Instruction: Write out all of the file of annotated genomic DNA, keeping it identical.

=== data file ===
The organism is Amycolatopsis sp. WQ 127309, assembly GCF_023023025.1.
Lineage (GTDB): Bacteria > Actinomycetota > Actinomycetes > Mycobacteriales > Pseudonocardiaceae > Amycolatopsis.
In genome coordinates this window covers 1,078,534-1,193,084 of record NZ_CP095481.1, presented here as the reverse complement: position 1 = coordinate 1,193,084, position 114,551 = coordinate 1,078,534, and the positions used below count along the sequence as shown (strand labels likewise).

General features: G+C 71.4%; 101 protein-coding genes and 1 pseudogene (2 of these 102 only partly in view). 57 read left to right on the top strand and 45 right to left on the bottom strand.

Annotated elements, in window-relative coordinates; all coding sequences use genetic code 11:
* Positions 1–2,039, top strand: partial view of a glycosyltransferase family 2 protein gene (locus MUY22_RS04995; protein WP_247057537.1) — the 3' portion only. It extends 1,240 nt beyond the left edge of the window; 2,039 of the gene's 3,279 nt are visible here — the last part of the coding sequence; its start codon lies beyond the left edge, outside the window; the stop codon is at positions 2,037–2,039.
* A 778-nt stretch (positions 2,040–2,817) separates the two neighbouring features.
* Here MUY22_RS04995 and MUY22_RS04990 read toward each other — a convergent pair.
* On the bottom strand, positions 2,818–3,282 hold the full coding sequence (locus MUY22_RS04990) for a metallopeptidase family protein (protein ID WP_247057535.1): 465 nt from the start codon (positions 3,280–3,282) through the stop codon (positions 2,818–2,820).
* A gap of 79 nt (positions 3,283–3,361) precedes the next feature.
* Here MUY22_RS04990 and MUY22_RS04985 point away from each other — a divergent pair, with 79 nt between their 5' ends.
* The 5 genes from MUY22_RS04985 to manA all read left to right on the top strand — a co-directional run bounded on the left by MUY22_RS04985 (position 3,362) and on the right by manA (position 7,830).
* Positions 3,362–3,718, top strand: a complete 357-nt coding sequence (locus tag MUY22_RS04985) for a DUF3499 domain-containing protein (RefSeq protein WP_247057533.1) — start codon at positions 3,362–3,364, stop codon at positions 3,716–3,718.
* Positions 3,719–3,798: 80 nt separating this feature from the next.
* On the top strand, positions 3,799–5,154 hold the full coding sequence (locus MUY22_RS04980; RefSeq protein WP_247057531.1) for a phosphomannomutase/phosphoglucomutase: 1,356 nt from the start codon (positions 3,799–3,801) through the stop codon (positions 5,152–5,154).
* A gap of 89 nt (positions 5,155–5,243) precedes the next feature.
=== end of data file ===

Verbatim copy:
The organism is Amycolatopsis sp. WQ 127309, assembly GCF_023023025.1.
Lineage (GTDB): Bacteria > Actinomycetota > Actinomycetes > Mycobacteriales > Pseudonocardiaceae > Amycolatopsis.
In genome coordinates this window covers 1,078,534-1,193,084 of record NZ_CP095481.1, presented here as the reverse complement: position 1 = coordinate 1,193,084, position 114,551 = coordinate 1,078,534, and the positions used below count along the sequence as shown (strand labels likewise).

General features: G+C 71.4%; 101 protein-coding genes and 1 pseudogene (2 of these 102 only partly in view). 57 read left to right on the top strand and 45 right to left on the bottom strand.

Annotated elements, in window-relative coordinates; all coding sequences use genetic code 11:
* Positions 1–2,039, top strand: partial view of a glycosyltransferase family 2 protein gene (locus MUY22_RS04995; protein WP_247057537.1) — the 3' portion only. It extends 1,240 nt beyond the left edge of the window; 2,039 of the gene's 3,279 nt are visible here — the last part of the coding sequence; its start codon lies beyond the left edge, outside the window; the stop codon is at positions 2,037–2,039.
* A 778-nt stretch (positions 2,040–2,817) separates the two neighbouring features.
* Here MUY22_RS04995 and MUY22_RS04990 read toward each other — a convergent pair.
* On the bottom strand, positions 2,818–3,282 hold the full coding sequence (locus MUY22_RS04990) for a metallopeptidase family protein (protein ID WP_247057535.1): 465 nt from the start codon (positions 3,280–3,282) through the stop codon (positions 2,818–2,820).
* A gap of 79 nt (positions 3,283–3,361) precedes the next feature.
* Here MUY22_RS04990 and MUY22_RS04985 point away from each other — a divergent pair, with 79 nt between their 5' ends.
* The 5 genes from MUY22_RS04985 to manA all read left to right on the top strand — a co-directional run bounded on the left by MUY22_RS04985 (position 3,362) and on the right by manA (position 7,830).
* Positions 3,362–3,718, top strand: a complete 357-nt coding sequence (locus tag MUY22_RS04985) for a DUF3499 domain-containing protein (RefSeq protein WP_247057533.1) — start codon at positions 3,362–3,364, stop codon at positions 3,716–3,718.
* Positions 3,719–3,798: 80 nt separating this feature from the next.
* On the top strand, positions 3,799–5,154 hold the full coding sequence (locus MUY22_RS04980; RefSeq protein WP_247057531.1) for a phosphomannomutase/phosphoglucomutase: 1,356 nt from the start codon (positions 3,799–3,801) through the stop codon (positions 5,152–5,154).
* A gap of 89 nt (positions 5,155–5,243) precedes the next feature.